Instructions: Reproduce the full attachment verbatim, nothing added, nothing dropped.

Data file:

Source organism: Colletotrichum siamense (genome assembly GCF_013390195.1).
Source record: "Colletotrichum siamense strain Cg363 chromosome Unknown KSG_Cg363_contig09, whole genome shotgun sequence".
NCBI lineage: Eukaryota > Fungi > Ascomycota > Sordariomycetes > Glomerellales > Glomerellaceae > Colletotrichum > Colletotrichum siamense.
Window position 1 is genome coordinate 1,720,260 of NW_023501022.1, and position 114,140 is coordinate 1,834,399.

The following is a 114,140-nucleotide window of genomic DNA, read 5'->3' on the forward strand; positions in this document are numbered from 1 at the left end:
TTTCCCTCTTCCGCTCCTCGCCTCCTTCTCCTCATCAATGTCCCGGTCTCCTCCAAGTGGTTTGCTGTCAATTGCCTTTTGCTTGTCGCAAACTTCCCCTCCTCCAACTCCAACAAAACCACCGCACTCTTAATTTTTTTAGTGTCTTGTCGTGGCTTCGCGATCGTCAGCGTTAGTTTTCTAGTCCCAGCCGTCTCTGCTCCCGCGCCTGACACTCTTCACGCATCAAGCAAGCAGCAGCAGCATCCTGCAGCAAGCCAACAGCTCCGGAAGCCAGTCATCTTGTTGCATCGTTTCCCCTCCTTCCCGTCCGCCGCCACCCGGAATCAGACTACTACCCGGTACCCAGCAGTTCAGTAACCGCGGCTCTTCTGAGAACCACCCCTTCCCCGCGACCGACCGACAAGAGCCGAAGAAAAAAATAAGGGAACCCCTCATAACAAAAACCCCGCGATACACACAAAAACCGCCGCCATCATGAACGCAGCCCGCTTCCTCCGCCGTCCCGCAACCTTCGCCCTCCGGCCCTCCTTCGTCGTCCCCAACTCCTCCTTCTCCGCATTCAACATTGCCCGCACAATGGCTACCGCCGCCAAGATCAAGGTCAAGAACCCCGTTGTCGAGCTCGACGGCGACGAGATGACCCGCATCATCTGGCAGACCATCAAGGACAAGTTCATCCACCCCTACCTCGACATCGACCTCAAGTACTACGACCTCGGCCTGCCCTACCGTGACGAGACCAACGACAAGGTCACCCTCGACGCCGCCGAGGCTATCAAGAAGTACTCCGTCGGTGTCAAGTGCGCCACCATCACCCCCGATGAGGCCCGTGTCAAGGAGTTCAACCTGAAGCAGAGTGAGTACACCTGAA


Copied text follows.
Source organism: Colletotrichum siamense (genome assembly GCF_013390195.1).
Source record: "Colletotrichum siamense strain Cg363 chromosome Unknown KSG_Cg363_contig09, whole genome shotgun sequence".
NCBI lineage: Eukaryota > Fungi > Ascomycota > Sordariomycetes > Glomerellales > Glomerellaceae > Colletotrichum > Colletotrichum siamense.
Window position 1 is genome coordinate 1,720,260 of NW_023501022.1, and position 114,140 is coordinate 1,834,399.

The following is a 114,140-nucleotide window of genomic DNA, read 5'->3' on the forward strand; positions in this document are numbered from 1 at the left end:
TTTCCCTCTTCCGCTCCTCGCCTCCTTCTCCTCATCAATGTCCCGGTCTCCTCCAAGTGGTTTGCTGTCAATTGCCTTTTGCTTGTCGCAAACTTCCCCTCCTCCAACTCCAACAAAACCACCGCACTCTTAATTTTTTTAGTGTCTTGTCGTGGCTTCGCGATCGTCAGCGTTAGTTTTCTAGTCCCAGCCGTCTCTGCTCCCGCGCCTGACACTCTTCACGCATCAAGCAAGCAGCAGCAGCATCCTGCAGCAAGCCAACAGCTCCGGAAGCCAGTCATCTTGTTGCATCGTTTCCCCTCCTTCCCGTCCGCCGCCACCCGGAATCAGACTACTACCCGGTACCCAGCAGTTCAGTAACCGCGGCTCTTCTGAGAACCACCCCTTCCCCGCGACCGACCGACAAGAGCCGAAGAAAAAAATAAGGGAACCCCTCATAACAAAAACCCCGCGATACACACAAAAACCGCCGCCATCATGAACGCAGCCCGCTTCCTCCGCCGTCCCGCAACCTTCGCCCTCCGGCCCTCCTTCGTCGTCCCCAACTCCTCCTTCTCCGCATTCAACATTGCCCGCACAATGGCTACCGCCGCCAAGATCAAGGTCAAGAACCCCGTTGTCGAGCTCGACGGCGACGAGATGACCCGCATCATCTGGCAGACCATCAAGGACAAGTTCATCCACCCCTACCTCGACATCGACCTCAAGTACTACGACCTCGGCCTGCCCTACCGTGACGAGACCAACGACAAGGTCACCCTCGACGCCGCCGAGGCTATCAAGAAGTACTCCGTCGGTGTCAAGTGCGCCACCATCACCCCCGATGAGGCCCGTGTCAAGGAGTTCAACCTGAAGCAGAGTGAGTACACCTGAA